In collaboration with the Sportsecyclopedia.com
Joel Youngblood makes baseball history by collecting hits for two teams in two different cities. Youngblood gets a hit off Fergusson Jenkins of the Chicago Cubs at Wrigley Field, starting the day with the New York Mets. Traded to the Montreal Expos during the game, Joel Youngblood later gets a hit off Steve Carlton of the Philadelphia Phillies in a night game at Veteran’s Stadium. Both hits would come against future Hall of Famers.
Joel Youngblood batting with the New York Mets at Wrigley Field and later with the Montreal Expos at Veteran’s Stadium on the same day.
Born August 28, 1951, Joel Youngblood was a blue-collar type baseball player who was a true utility type player. Drafted by the Cincinnati Reds, he made his major league debut during the 1976 season, playing with many legends from the “Big Red Machine.” The following spring Joel Youngblood was traded to the St. Louis Cardinals for minor leaguer Bill Caudill. Youngblood struggled in St. Louis and was traded to the New York Mets two months into the 1977 season. The acquisition of Joel Youngblood for Mike Phillips was part of an earth-shattering day for the Mets. It was one of three midnight deals on June 15th that saw Tom Seaver traded to the Reds for Pat Zachary, Doug Flynn, Dan Norman, and Steve Henderson, while Dave Kingman was sent to the San Diego Padres for Bobby Valentine. To make room for Youngblood on the Mets roster, Player-Manager Joe Torre retired from playing. In six seasons with the Mets, Joel Youngblood hit .274 with 38 home runs and 216 RBI. His best season was in 1981, when he made the All-Star team for the only time in his career, batting .350 in 143 at-bats.
The trade to the Expos was a whirlwind day for Joel Youngblood, who begins it playing for the New York Mets against the Chicago Cubs at Wrigley Field, wearing #18. In the game, Youngblood, batting third, starts the game in Centerfield. After striking out in the first inning, Youngblood collects a single off Ferguson Jenkins in the third inning driving home Craig Swan and Wally Backman to give the Mets a 3-1 lead. In the fourth inning, Youngblood, informed of the trade, is replaced in Centerfield by Mookie Wilson. The fifth-place Mets would win the game 5-4, improving to 46-58 on the season. Acquired by the Montreal Expos for a Player to be Named Later, Joel Youngblood quickly met his new team, who was playing a night game in Philadelphia at Veteran’s Stadium. Youngblood, assigned #25, would arrive in time for the game and entered it in the sixth inning, replacing Jerry White in Rightfield in the sixth inning. In his first at-bat in the seventh inning, Joel Youngblood collects an infield hit off Steve Carlton. He would be on deck when Tim Raines was retired for the last out as the Phillies won 5-4. The loss would drop the Expos, who were in fourth place, to 54-50 on the season.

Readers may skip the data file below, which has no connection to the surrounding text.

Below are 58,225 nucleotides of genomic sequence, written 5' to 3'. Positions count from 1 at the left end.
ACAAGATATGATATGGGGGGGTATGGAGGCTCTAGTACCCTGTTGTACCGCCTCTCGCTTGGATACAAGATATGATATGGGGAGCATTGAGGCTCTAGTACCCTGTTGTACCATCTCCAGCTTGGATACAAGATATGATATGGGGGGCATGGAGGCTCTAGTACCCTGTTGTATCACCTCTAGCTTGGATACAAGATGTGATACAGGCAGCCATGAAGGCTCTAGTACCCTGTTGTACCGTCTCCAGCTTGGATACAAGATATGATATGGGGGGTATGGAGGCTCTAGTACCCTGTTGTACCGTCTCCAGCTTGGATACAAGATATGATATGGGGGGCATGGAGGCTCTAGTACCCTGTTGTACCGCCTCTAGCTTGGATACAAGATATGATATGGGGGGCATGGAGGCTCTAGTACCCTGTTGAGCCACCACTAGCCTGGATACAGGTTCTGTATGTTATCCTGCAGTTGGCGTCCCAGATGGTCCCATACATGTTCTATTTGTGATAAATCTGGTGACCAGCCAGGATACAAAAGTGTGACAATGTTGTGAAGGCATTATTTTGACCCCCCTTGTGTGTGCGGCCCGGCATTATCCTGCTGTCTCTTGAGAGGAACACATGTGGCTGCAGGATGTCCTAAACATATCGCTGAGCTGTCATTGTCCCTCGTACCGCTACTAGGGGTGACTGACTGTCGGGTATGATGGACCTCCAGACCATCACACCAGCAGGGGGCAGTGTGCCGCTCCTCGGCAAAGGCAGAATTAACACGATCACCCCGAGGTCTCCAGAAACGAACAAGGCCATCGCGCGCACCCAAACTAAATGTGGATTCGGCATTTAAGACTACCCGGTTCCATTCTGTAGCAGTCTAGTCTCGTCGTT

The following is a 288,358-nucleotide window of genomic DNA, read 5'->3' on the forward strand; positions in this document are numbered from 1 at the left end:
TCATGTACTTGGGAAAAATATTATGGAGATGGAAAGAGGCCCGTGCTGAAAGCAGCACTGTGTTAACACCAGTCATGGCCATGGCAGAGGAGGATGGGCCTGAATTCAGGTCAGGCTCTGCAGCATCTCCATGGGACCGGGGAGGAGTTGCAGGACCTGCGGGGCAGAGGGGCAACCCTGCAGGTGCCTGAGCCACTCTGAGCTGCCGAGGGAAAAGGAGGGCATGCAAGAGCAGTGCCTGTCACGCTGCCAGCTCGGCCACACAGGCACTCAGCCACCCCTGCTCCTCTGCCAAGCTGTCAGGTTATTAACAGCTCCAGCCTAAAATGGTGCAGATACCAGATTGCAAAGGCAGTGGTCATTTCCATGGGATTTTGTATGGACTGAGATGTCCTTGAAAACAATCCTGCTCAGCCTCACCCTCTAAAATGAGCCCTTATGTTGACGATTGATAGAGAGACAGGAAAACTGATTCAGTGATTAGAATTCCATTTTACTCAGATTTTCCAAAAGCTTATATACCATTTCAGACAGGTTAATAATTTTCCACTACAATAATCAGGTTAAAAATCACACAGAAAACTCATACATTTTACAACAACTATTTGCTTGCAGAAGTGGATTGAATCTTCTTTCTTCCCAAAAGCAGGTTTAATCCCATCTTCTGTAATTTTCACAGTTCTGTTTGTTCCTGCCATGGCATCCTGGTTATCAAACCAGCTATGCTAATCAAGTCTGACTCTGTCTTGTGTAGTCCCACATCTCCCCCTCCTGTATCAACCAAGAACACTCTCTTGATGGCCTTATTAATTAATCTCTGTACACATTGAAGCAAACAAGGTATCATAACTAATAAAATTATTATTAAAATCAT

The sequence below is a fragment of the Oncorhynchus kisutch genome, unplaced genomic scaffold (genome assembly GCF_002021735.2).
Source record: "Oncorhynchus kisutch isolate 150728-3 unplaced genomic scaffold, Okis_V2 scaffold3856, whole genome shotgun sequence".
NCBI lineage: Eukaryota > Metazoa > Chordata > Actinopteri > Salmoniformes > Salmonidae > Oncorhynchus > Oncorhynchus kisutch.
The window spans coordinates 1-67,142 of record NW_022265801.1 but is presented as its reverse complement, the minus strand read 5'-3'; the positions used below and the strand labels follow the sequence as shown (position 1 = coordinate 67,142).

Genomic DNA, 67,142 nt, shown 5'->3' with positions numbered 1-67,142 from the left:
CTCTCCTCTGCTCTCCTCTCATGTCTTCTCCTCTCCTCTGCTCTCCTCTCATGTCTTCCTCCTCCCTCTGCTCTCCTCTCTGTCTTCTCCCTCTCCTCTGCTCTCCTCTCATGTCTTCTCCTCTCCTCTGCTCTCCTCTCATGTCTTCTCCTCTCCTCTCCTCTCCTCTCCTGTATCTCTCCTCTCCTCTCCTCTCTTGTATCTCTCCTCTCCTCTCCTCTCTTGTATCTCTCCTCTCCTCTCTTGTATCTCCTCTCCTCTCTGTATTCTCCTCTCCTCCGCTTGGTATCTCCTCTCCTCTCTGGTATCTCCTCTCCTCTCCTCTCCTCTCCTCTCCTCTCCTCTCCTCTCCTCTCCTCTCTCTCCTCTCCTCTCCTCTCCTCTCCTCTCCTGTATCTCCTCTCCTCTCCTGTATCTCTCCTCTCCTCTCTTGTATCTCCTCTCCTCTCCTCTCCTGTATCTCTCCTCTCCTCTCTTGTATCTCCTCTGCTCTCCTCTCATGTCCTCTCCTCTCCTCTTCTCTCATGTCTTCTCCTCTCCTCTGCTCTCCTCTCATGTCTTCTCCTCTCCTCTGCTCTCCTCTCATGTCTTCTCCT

Joel Youngblood would be a rental for the Montreal Expos, who finished the 1982 season with a record of 86-76, finishing in third place in the National League East. In 40 games with the Expos, Youngblood hits .200, without a home run and eight RBI. The Mets would go in a terrible slump after the Youngblood trade as they endured a 15-game losing streak at the end of August, on the way to finishing in last place with a record of 65-97. The Mets would receive pitcher Tom Gorman on August 16th in return for Joel Youngblood. Gorman would play prove to be a serviceable reliever for the Mets over the next four seasons, posting a record of 11-9 with a 4.10 ERA in 98 games. Joel Youngblood would sign with the San Francisco Giants in the off-season, where he would spend the next six seasons before finishing his career with the Cincinnati Reds in 1989. A year after Joel Youngblood’s departure, his #18 would end up on the back of Darryl Strawberry, who played a key role in the Mets 1986 World Championship.